Animation Trails
July 28, 2021 posted by Charles Gardner

Hit the Beach (Part 5)

The war years bring a new light to beachfront activities, as the importance of the Pacific Campaign places a new emphasis upon the maritime activities of the Japanese as the target for Allied counter-attack. Into the world of beaches spring such items as invasion landing craft and observation outposts, all of which become fully exploited by the animation industry in their ever-present output of propaganda-laced morale boosters and troop films. A few of these will be encountered in today’s offerings, including what little is known about a few titles seemingly lost to time. Plus, the usual stock of recreational outings, shipwrecks, and even a chance for some genuine jazz played on the sands.

How To Swim (Disney/RKO, Goofy, 10/23/42 – Jack Kinney, dir.) – A typical – yet typically funny – outing in Kinney’s mock sports-instructional series of Goofy shorts, with narrator John McLeish providing the usual stoic yet constantly frustrated background lecture in vain attempt to justify what Goofy is doing. This installment begins in the comfort of one’s own living room, with the Goof (dressed in the same bathing suit he had left over from “Hawaiian Holiday”) demonstrating the unique approach of learning the basic strokes of swimming while resting his belly atop a piano stool. What Goof fails to realize is that somehow, his simulated strokes through nothing but air are propelling the wheeled stool to move along through the room as if he were really swimming – causing the device with Goof aboard to roll out the front door, into the street, and across a line of frustrated motorists attempting to avert a collision. Goof someghow reverses course, returning back through his front door, across the living room, and rolling into his bathroom – where he nearly drowns by falling into the bathtub.

Act two brings the Goof to the seashore to “try his wings”. His first challenge is to remove his street clothes in an extremely narrow beach locker. The tall lanky Goof nearly fills up the locker’s available space completely, and his efforts to change outfits literally turn him upside down. The locker begins to wobble, knocking down all the other adjoining lockers like a row of dominoes – then, Goof’s locker waddles its way down the pier, and off the end, sinking into the bay below. When Goofy finally emerges, he has no idea that his locale has changed from dry to wet, and steps forward encased in the bubble of air he has carried with him inside the locker, never noticing that there is water everywhere outside its perimeter. Carrying a beach umbrells, beach chair, and picnic lunch, Goofy sets up camp as if he were still on the shore, planting the umbrella point in the bottom soil of the bay – again never realizing that he has punctured the bottom of the bubble in the process. As water seeps in through the hole, the lower half of the bubble begins to disappear from the screen, blending with the water around it. Goof nevertheless remains totally unaware, and begins consuming his picnic lunch. The narrator stresses the important rule that one should not go in swimming until at least an hour after eating, or you might end up with cramps. The Goof isn’t going to have the luxury of such a wait, with his bubble about to disappear entirely, and of course ends up fully submerged just as he downs his last chicken drumstick. Drifting up to the surface, Goof’s limbs literally twist into double and triple rows of knots. Even his neck, both ears and face twist into similar contortions. The narrator stresses to lie perfectly still, remembering that the body is lighter than water, so can’r possibly sink. Says you. Goofy comes out of the knots, but his arms and legs stretch his suit to full extension, making it appear like the masts and hull of a battleship – then, remaining in such rigid pose, he tips sideways, and slips bow first back into the ocean depths, to the tune of “Rocked in the Cradle of the Deep.”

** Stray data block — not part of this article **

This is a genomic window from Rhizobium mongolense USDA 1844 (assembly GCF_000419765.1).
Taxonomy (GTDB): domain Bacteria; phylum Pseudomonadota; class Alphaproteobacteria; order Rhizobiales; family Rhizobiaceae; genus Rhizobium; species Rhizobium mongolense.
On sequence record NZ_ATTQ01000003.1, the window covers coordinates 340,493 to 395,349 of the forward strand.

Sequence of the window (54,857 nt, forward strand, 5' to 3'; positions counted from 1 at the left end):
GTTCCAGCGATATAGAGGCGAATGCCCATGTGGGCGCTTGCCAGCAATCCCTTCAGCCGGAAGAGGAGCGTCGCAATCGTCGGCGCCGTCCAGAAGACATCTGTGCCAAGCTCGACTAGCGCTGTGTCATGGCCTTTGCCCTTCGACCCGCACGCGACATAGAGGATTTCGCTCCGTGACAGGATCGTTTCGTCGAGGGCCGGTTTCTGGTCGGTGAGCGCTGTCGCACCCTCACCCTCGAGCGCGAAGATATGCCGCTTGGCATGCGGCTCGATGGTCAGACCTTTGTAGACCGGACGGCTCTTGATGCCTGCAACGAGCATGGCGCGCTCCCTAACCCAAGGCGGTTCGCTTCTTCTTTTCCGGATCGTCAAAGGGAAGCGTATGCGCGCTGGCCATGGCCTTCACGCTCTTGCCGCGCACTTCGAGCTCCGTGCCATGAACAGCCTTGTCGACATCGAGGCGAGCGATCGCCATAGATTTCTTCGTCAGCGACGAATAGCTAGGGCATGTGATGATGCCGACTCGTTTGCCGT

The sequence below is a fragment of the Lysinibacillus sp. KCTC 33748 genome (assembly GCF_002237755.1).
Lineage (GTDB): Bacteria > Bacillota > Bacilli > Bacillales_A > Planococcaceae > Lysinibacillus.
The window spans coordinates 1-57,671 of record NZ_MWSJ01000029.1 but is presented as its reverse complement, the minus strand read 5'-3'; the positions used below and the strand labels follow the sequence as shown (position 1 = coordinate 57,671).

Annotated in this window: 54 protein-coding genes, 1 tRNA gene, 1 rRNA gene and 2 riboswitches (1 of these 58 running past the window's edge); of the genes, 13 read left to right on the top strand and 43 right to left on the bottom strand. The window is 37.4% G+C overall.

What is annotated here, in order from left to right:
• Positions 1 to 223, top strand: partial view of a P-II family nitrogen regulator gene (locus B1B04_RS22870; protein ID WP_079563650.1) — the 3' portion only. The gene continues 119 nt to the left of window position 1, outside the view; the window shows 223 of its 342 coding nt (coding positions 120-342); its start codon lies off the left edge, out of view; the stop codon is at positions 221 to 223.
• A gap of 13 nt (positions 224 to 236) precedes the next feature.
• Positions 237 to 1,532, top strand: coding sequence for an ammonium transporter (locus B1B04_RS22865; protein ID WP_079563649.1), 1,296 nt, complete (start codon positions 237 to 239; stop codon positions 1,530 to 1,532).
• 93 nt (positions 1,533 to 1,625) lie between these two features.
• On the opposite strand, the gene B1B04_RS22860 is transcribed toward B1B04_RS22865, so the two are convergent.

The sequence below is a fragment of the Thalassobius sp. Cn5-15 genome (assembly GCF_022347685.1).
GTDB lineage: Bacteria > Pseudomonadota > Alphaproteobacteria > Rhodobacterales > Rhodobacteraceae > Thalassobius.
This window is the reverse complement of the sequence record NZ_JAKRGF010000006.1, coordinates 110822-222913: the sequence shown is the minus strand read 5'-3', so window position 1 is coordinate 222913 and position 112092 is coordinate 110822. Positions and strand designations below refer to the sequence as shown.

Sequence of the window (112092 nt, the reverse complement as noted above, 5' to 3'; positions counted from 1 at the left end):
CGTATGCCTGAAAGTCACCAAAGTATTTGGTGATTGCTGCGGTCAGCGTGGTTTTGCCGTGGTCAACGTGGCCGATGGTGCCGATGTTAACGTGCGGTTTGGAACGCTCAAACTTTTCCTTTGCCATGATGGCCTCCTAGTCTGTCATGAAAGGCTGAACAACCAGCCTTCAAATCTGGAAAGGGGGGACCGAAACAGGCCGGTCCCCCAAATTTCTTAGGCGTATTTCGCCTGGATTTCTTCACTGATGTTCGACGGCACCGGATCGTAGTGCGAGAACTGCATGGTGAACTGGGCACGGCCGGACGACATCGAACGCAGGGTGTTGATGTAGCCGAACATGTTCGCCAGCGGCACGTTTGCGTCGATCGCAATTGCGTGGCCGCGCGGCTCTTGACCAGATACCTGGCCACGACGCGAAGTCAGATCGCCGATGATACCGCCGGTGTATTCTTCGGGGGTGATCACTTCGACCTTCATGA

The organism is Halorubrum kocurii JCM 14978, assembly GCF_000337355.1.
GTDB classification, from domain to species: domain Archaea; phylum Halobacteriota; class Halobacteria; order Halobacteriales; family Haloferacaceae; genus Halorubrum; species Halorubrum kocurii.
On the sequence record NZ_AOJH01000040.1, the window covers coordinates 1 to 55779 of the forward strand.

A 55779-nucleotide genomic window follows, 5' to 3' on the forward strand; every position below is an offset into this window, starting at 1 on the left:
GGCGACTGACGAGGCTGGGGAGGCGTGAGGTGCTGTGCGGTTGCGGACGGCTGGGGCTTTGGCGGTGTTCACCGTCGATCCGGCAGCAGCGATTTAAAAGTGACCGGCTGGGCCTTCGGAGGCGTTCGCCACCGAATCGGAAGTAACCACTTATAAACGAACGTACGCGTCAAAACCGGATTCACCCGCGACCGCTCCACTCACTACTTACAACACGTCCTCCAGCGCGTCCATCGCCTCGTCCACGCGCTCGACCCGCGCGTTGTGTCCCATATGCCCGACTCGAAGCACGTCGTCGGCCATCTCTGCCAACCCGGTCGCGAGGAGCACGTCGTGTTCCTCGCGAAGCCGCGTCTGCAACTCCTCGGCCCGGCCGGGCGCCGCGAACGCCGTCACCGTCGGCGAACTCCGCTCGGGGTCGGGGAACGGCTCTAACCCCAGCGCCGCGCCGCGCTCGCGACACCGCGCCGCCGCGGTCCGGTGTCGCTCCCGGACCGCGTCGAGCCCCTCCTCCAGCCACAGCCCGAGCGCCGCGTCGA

Act 3 places the Goof into a demonstration of diving. A bare outline in white of an idealized diver serves as the “chart” to exhibit how it should be done. Then Goofy is combined on the same diving board with the “chart”, in attempt to copy its grace and style. The slow motion camera is employed in a favorite gimmick of the Kinney cartoons, as Goof and the chart approach the end of the board in perfect unison – for three steps, anyway. Then Goofy gets his big feet caught up in the edge of the rubber surrounding the platform end of the board, and falls forward. Instead of launching itself off the board’s end, the chart propels itself off the end of Goofy’s nose. The Goof himself is bounced into the air, coming down headfirst upon the board, launching him into a series of multiple bounces. He performs slow motion cartwheels, loses his bathing suit entirely, struggles to put it back on, then finally tips his hat as he clears the end of the board, to sail gracefully into the pool – which he has forgotten to fill with water, thus leaving his silhouette jaggedly punctured into the tiles of the pool flooring.